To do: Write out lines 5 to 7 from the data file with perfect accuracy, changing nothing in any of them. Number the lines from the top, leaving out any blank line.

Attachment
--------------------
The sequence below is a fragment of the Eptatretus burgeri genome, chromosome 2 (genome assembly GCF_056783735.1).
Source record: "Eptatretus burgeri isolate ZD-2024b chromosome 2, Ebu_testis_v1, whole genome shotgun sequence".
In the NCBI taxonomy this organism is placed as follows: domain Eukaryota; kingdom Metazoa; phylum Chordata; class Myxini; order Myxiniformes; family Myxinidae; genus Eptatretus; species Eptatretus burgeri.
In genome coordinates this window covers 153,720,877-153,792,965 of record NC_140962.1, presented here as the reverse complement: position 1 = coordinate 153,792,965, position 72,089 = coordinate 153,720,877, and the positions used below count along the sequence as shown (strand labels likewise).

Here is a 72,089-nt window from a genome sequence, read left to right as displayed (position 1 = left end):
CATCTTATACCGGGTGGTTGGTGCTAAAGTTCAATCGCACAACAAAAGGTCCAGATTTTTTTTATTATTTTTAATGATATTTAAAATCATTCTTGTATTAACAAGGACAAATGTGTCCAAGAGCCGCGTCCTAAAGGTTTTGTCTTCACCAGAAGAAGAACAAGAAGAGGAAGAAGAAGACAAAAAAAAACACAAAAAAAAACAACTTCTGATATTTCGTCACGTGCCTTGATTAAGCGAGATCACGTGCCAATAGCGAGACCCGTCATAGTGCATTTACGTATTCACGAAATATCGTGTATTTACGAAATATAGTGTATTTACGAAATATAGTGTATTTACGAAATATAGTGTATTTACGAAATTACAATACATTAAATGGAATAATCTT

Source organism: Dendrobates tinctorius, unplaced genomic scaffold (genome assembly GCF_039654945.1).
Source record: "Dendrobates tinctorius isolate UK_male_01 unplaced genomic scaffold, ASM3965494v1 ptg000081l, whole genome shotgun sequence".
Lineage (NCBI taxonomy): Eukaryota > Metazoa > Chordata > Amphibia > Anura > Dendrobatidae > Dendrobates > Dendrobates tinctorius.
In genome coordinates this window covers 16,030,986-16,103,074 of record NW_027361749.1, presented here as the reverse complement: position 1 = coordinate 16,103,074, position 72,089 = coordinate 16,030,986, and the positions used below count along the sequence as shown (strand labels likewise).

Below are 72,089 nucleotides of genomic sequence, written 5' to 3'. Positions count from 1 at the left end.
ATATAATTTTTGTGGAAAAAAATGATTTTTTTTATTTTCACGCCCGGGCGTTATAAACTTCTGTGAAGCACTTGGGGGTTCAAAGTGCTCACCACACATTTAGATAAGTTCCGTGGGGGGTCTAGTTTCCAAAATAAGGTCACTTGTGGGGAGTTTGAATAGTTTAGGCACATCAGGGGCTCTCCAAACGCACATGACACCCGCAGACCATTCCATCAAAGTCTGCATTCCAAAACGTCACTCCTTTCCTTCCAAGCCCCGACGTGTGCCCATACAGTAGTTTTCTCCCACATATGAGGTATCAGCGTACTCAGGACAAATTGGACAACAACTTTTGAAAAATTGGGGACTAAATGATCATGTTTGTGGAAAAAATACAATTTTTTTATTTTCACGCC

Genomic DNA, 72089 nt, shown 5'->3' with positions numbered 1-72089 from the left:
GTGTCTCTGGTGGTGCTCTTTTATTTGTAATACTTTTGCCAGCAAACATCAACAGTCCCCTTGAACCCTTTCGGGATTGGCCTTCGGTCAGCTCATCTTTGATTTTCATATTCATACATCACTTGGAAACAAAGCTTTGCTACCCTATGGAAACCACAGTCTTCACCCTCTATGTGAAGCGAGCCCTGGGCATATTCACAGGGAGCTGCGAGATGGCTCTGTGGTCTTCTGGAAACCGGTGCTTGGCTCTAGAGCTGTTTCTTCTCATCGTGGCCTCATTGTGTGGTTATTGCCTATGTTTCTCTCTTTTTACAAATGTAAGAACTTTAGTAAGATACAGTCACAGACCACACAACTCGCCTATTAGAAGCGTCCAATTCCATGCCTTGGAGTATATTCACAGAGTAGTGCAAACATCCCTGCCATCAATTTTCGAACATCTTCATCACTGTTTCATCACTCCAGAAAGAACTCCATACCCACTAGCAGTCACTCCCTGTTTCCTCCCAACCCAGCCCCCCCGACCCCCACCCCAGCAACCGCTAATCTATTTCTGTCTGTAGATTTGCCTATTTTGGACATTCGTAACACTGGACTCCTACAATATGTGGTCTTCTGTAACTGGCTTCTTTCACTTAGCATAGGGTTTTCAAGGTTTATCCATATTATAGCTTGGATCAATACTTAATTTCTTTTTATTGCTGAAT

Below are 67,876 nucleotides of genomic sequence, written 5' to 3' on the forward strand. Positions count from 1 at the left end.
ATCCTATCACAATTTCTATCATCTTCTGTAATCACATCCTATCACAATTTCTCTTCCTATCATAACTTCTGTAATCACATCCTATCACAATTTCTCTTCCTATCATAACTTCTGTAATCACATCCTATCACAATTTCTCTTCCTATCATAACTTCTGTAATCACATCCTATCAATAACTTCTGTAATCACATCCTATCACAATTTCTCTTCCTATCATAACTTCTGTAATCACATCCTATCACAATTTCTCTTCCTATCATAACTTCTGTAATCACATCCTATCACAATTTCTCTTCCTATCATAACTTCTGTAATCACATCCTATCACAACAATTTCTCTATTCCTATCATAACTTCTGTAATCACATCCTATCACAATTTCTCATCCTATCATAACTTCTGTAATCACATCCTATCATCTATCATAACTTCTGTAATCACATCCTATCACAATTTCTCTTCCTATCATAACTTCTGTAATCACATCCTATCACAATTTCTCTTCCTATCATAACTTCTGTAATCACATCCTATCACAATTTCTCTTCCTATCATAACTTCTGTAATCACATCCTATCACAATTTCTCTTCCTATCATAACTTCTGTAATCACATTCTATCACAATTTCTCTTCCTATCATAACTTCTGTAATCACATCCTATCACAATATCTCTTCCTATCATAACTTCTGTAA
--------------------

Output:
Here is a 72,089-nt window from a genome sequence, read left to right as displayed (position 1 = left end):
CATCTTATACCGGGTGGTTGGTGCTAAAGTTCAATCGCACAACAAAAGGTCCAGATTTTTTTTATTATTTTTAATGATATTTAAAATCATTCTTGTATTAACAAGGACAAATGTGTCCAAGAGCCGCGTCCTAAAGGTTTTGTCTTCACCAGAAGAAGAACAAGAAGAGGAAGAAGAAGACAAAAAAAAACACAAAAAAAAACAACTTCTGATATTTCGTCACGTGCCTTGATTAAGCGAGATCACGTGCCAATAGCGAGACCCGTCATAGTGCATTTACGTATTCACGAAATATCGTGTATTTACGAAATATAGTGTATTTACGAAATATAGTGTATTTACGAAATATAGTGTATTTACGAAATTACAATACATTAAATGGAATAATCTT

Source organism: Dendrobates tinctorius, unplaced genomic scaffold (genome assembly GCF_039654945.1).